The Wallers began undergoing additional training in horse logging, including experience working with a professional horse logger in Finland. In 2008, they were able to start their business, Hawthorne Heavy Horses, with the help of their first major contract, the Hylands Heavy Horses Project.

A joint venture between Chelmsford City Council and Chelmsford’s Writtle Agricultural College—the Heavy Horses Project was looking to return working horses to Hylands House, a 574-acre heritage estate located on the outskirts of the Essex town. Hawthorn Heavy Horses entered an agreement to provide the project with technical expertise in exchange for stable facilities, and the first horses—two Suffolk Punches — arrived at the estate in June 2008.

Though initially the horses were used primarily as a visitor attraction, providing demonstrations and carriage rides, over the past few years they have been increasingly used for grass cutting, harrowing and timber extraction in the estate’s 70 acres of woodland. Today, timber from the estate is used for firewood or charcoal sold locally. This has a triple benefit—providing the estate with additional revenue, the Wallers with employment, and local wildlife with a better habitat. Since coppicing and felling activities began on the estate three years ago forest floors that were once overgrown with brush and shadowed by the forest canopy are now covered with thistles and bluebells.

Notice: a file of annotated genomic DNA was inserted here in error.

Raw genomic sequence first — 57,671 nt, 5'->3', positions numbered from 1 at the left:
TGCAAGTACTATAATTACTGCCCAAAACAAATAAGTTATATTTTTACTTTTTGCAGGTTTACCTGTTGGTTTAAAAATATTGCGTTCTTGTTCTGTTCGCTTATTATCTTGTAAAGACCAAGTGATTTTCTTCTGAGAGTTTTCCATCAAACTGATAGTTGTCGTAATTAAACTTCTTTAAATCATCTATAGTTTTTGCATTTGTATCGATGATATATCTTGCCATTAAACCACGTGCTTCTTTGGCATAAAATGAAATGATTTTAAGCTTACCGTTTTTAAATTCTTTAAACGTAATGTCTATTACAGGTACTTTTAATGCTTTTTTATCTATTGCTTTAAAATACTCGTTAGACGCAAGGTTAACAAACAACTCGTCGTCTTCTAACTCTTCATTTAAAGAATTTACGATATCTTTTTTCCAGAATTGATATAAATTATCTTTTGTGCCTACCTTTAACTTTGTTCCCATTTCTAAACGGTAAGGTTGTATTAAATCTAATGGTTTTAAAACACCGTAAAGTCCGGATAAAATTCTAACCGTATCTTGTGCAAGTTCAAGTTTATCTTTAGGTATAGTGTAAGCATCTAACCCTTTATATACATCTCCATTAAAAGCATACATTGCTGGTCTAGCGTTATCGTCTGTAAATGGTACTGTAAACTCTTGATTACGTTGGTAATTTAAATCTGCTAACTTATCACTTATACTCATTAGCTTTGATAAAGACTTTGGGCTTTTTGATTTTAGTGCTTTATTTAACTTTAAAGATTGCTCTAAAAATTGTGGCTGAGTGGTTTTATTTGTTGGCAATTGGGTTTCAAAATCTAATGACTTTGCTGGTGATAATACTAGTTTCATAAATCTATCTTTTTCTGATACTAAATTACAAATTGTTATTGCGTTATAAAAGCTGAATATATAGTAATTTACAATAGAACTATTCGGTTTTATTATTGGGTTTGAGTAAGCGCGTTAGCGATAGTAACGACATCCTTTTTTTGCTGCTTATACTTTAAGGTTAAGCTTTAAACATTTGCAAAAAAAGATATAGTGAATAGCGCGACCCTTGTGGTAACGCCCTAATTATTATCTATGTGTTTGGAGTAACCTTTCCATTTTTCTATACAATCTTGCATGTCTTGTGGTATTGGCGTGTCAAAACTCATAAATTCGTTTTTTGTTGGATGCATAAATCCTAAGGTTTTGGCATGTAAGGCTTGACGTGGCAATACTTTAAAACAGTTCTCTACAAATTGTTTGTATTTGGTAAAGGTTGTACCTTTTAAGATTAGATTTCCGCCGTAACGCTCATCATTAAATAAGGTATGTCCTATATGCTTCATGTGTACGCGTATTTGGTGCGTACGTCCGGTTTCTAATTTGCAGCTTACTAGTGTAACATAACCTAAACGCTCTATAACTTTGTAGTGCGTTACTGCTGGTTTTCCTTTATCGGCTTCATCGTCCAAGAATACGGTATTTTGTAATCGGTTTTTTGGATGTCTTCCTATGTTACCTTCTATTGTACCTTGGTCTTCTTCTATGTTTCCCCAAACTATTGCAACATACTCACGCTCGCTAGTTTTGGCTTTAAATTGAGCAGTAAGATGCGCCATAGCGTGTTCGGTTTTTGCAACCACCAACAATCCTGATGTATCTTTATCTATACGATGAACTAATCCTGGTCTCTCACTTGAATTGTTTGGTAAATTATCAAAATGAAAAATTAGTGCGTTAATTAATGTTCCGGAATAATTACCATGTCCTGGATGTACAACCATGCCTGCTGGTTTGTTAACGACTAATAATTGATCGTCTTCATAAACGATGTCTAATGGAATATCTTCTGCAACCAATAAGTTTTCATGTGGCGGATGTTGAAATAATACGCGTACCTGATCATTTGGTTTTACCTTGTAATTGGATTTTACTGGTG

With the help of skilled forestry professionals, like Matt Waller, Good Woods is focussing on reaching out to owners of under-managed woodlands, starting in the South East and East of England. The project is promoting the benefits of woodland management planning; help to strengthen links between communities and woodlands; build forestry skills, and develop markets for woodland products.

For more information on Hawthorn Heavy Horses visit their website

If you are a woodland owner in the southeast or east England, and would like to be considered for a free visit, please contact us (see the links below).


Good Woods - for people, for nature

Visit the Good Woods web page

The Good Woods project is a novel project aiming to breathe new life into UK woodlands.  The project—a joint initiative between DIY giant B&Q, sustainability charity BioRegional and forestry charity The Sylva Foundation—will revive woodlands to provide environmental, social and economic benefits. For more information contact Amy Hammond: